Prison Commentary: Exonerees and The Ills of Release - Week 12

Prison Commentary: Exonerees and The Ills of Release - Week 12

Course: HNRS 302: Extreme Punishments: Life, Death, & Solitary Confinement
Written: April 7, 2014 

Published: March 6, 2017
© All Rights Reserved

Written during Destiny's junior year of college, Destiny poignantly provides commentary and reflection on readings for the week for a University Honors course titled "Extreme Punishments." Each reading required the illumination of the following 4 structure components: takeway(s), a free write, a quotation(s) of interest, and a question(s). 

Week 12: Among Murderers: Chs. 1-10


  • Although release is highly anticipated, former prisoners may feel out of place in everyday life (pg. 23)
  • Former prisoners may have a difficulty sleeping once released, although they may dream of sleeping in more comfortable and welcoming rooms (pg. 28)
  • Many prisoners complain about prison food (pg. 71)
  • Some prisoners may feel like parole officers are domineering and controlling (pg. 79)
  • Lack of job rehabilitation and employment remain barriers of entry into society for former prisoners (pg. 79)
  • Often times, prisoners have experienced violent and damaging childhood experiences (pg. 112)
  • Unfortunate childhood experiences may cause negative implications for inmates emotionally and socially in the future

Free write

Introduction: Why Murderers

It stood out to me when Heinlein mentioned that in relation to empathy, “murderers are obviously very low on our list of priorities ” (pg. 7) Maybe from society's’ viewpoint, murderers are at the bottom of the totem pole. Usually in prison, rapists are very low. Rapists are often alienated and attacked because the crime of rape is deemed as vile in prison. On the other hand, murderers may “run the shots” more and evade harsh bullying.

I. Freedom Day

    It was interesting to read Heinlein accounts of Angel’s unsteadiness upon release. I can’t imagine only viewing myself in a 10-inch mirror, like Angel did. I have a full-length mirror in my room and everyday I see myself in it! It seemed ironic that the house where Angel lived was gone (pg. 240). Yet, his victim’s house remained. It’s almost as if his past was still “haunting” him.

    II. At the Garden

      Like Angel, Adam was aware and uneasy in his surroundings (pg. 31). I laughed to myself when Heinlein mentioned that Adam wondered if others were as aware of him as he was of others. It stood out to me when Heinlein wrote that Adam came to realize that he would die in prison. I talked to my dad (in prison) on the phone yesterday, and he mentioned the same thing. It’s painstaking. It was also interesting when Adam was identifying the qualities of cacti (pg. 33). I watched an interview some time ago where a multimillionaire and music industry executive named Lyor Cohen said he practices the very same task--observing nature.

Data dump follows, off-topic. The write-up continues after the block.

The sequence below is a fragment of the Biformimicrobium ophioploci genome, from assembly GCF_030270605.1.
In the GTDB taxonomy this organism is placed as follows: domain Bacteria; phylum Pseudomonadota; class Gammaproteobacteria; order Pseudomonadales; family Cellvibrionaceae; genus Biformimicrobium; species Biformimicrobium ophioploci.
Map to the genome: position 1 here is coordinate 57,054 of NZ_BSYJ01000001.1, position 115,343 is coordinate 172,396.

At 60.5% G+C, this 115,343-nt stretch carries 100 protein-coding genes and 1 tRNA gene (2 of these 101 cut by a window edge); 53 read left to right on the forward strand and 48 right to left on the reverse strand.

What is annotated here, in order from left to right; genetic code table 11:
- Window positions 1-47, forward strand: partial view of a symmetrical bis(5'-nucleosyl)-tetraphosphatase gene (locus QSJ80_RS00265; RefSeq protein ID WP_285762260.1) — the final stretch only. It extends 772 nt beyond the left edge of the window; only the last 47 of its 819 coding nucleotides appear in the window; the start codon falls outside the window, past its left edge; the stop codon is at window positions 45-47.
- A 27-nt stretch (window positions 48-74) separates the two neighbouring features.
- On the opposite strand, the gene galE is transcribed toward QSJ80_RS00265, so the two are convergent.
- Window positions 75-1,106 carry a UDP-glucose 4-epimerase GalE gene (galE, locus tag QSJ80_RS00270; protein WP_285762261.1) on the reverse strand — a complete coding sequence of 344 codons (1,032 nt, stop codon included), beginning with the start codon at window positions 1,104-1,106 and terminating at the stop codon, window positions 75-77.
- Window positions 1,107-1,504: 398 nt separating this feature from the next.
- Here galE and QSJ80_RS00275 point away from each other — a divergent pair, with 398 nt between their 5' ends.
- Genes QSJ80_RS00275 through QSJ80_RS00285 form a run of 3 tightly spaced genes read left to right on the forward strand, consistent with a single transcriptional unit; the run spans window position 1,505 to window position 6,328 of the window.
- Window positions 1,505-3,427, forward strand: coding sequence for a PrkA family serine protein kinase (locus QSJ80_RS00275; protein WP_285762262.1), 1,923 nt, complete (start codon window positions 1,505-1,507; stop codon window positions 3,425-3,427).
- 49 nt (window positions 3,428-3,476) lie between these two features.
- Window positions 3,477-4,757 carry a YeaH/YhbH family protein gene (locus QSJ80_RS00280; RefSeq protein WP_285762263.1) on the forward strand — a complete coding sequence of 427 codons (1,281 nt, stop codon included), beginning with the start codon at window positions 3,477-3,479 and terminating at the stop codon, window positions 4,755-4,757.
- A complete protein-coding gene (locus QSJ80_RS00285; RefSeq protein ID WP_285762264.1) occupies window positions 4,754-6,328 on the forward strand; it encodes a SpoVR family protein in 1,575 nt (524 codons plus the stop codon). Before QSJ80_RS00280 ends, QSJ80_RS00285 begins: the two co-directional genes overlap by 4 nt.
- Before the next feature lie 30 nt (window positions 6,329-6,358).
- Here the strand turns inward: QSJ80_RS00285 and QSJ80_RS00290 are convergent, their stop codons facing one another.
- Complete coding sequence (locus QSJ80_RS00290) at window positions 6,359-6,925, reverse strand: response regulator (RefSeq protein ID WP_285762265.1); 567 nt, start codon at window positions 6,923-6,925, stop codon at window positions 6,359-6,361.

III. StreetCode

      Like Angel, Bruce had difficulty learning to shop (pg. 40). Once again, this solidifies the fact the former prisoners may have a challenging time reintegrating into the normal flow of everyday life.

      IV. Talking Murder

        It was chilling when Heinlein explained that after Angel strangled his victim, Olga, “he felt relief” (pg. 54). Similar to my emotion, the author mentioned that she had trouble sleeping after hearing the story (pg. 58).

        V. Poster Boys

          It was clever for the author to end this chapter by juxtaposing how two people from opposite words perceived Angel: the founder of the Fortune Society, David Rothenberg and Rich, a former inmate. Rothenberg’s perception was more positive and trusting, while Rich’s was more skeptical (pg. 69).

          VI. Dinner with Bruce

            It wasn’t surprising when Bruce disdained prison food. However, it was surprising to read that he had a tricky time deciding what food to eat after release although he had freedom of choice (pg. 71).

            VII. Job Readiness

            I understand why Angel was upset with the domineering, yet “wishy-washy” behavior of his parole officer (pg. 79). It’s understandable that Angel would be more sensitive and aware of being controlled or when someone switches plans (i.e. parole officer agreeing to extend curfew, but then reneging).

            VIII. Prisoners Still

            At times, Heinlein had to grapple with the past of Adam, Bruce, and Angel. Her perceptions of them as criminals and as interviewees arose (pg. 102).

            IX. The Penis Dialogues

            The trio tells of uncomfortable experiencing with reintegrating into love life. Adam’s anecdotes are very telling! (pg. 107)

            X. At the Barber

            I made the connection between violent and unfortunate childhoods and prisoners. Angel had a violent childhood, which led to a violent future (pg. 112). It’s often challenging to break this cycle. However, it is possible.


            • “Freedom was a relief, surely, but it was also a challenge.” -pg. 2
            • “Every person is beautiful until proven otherwise. “(pg. 29)
            • “Television prepares you terribly for reality.” (pg. 57)


            • Did Angel, Adam, and Bruce use the same legal team to assist them with release?
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